Kidney cysts

Kidney cysts are round, fluid-filled blisters that form in one or both kidneys.

Kidney cysts can be of two types, depending on the form and number:

  1. Simple cysts
  2. Complicated cysts


Simple cysts

Simple cysts are benign (non-carcinogenic).

The kidney cysts are oval or spherical formations that contain an aqueous fluid. They are benign and often asymptomatic.
The most common symptoms of kidney cysts are increased blood pressure, back pain, left-sided or right-sided flank pain, urinary tract infections, etc. If numerous cysts occur in both kidneys, it is called multiple bilateral kidney cysts.

In general, these structures form in the cortical area of the kidney, i.e. on the outer wall or in the parenchyma, only rarely are they medullary (located inside).
This may include parapelvic cysts that form in the renal sinus, which is the area closest to the renal pelvis.

Simple kidney cysts are called hyperdense cysts when there is blood on the walls.

Most people over the age of 50 suffer from it, but often don’t know they have these cysts.

Complicated cysts

Complicated cysts are malignant (carcinogenic) and require immediate treatment.
People over the age of 50 have a higher risk of developing this disease.

Complicated cysts are characterized by an irregular wall. They may have septa (partition walls within the cyst) and calcifications (calcium deposits) and may be permeated by vessels.

Complicated kidney cysts and tumors
The urologist can use the method according to Bosniak to classify the risk of the kidney cyst turning into a tumor.
This method uses molecular biology, the imaging of cysts in CT using contrast medium, ultrasound or magnetic resonance imaging.
The classification according to Bosniak type I, II, III and IV assigns complex kidney cysts respectively 0%, 15.6%, 65.3% and 91.7% probability of being associated with kidney cancer.
Usually, complex cysts of the classification Bosniak type IV indicate kidney cancer.

Classification of kidney cysts according to Bosniak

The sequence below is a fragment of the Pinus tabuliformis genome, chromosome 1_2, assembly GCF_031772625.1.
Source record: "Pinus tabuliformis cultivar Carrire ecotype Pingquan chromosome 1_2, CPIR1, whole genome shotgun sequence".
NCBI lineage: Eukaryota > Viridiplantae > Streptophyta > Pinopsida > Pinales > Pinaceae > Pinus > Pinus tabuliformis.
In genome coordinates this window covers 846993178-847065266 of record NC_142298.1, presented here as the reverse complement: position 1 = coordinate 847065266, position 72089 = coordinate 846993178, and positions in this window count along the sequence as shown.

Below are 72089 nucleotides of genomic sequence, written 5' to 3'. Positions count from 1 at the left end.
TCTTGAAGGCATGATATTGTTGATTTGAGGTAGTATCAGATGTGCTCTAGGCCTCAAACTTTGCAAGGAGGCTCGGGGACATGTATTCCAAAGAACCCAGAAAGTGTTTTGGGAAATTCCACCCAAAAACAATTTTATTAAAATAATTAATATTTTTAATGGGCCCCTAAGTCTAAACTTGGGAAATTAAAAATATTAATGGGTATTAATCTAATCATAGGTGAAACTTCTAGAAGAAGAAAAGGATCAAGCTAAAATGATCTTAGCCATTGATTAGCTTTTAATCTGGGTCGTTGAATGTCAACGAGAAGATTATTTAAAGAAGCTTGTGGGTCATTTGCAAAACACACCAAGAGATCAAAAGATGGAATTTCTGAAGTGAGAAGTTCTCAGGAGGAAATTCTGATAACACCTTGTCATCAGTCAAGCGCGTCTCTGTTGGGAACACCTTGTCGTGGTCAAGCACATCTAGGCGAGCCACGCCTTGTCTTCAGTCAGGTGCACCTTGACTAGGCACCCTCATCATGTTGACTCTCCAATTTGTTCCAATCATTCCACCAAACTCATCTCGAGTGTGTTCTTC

• Type I or benign cyst: Describes a benign simple cyst without partitions or solid proportions. It has thin and well-defined walls that have no limescale (calcification).
    It has the density of water and does not absorb contrast liquid.
  • Type II or probably benign: Describes a benign cyst that may include several thin partitions with calcium deposit. The cyst has well-circumscribed lesions that cannot be visualized with the help of contrast agent. These lesions are smaller than 3 cm and indicate abnormal structural changes. The cyst wall may have calcifications.
  • Type III can be benign or malignant: Describes cysts crisscrossed by thin partitions.
    Cyst wall and septa may have thickening or dense and nodular calcifications. However, the cyst does not absorb contrast fluid, since there are no soft tissues inside it.
  • Type IV or malignant cyst: Shows lesions in the form of solid tissue portions. The walls of the cyst and septa are thickened. Contrast agent is absorbed.

Classification by affected area

Exophytic kidney cyst

This is a cystic formation that develops inside the organ and penetrates to the outside as a result of the accumulation of fluid.
They can occur with 2 types of cysts: the first type is a simple, fluid-filled kidney cyst with a thin wall and even edges. The cyst contains only clear or pale yellow fluid. It does not pose a future risk to kidney cancer and patients can breathe a sigh of relief.
The second type is a complicated kidney cyst, which is the opposite of the previously mentioned, since it has an irregular wall and shape.

medullary cysts

These are small cysts that are located in the renal medulla, i.e. inside the organ.
They occur in both kidneys at the same time, and can lead to renal insufficiency in the long term.
The therapy consists of dialysis.

Polycystic kidney

Bilateral kidney cysts are located in both kidneys and mainly affect people over the age of 50.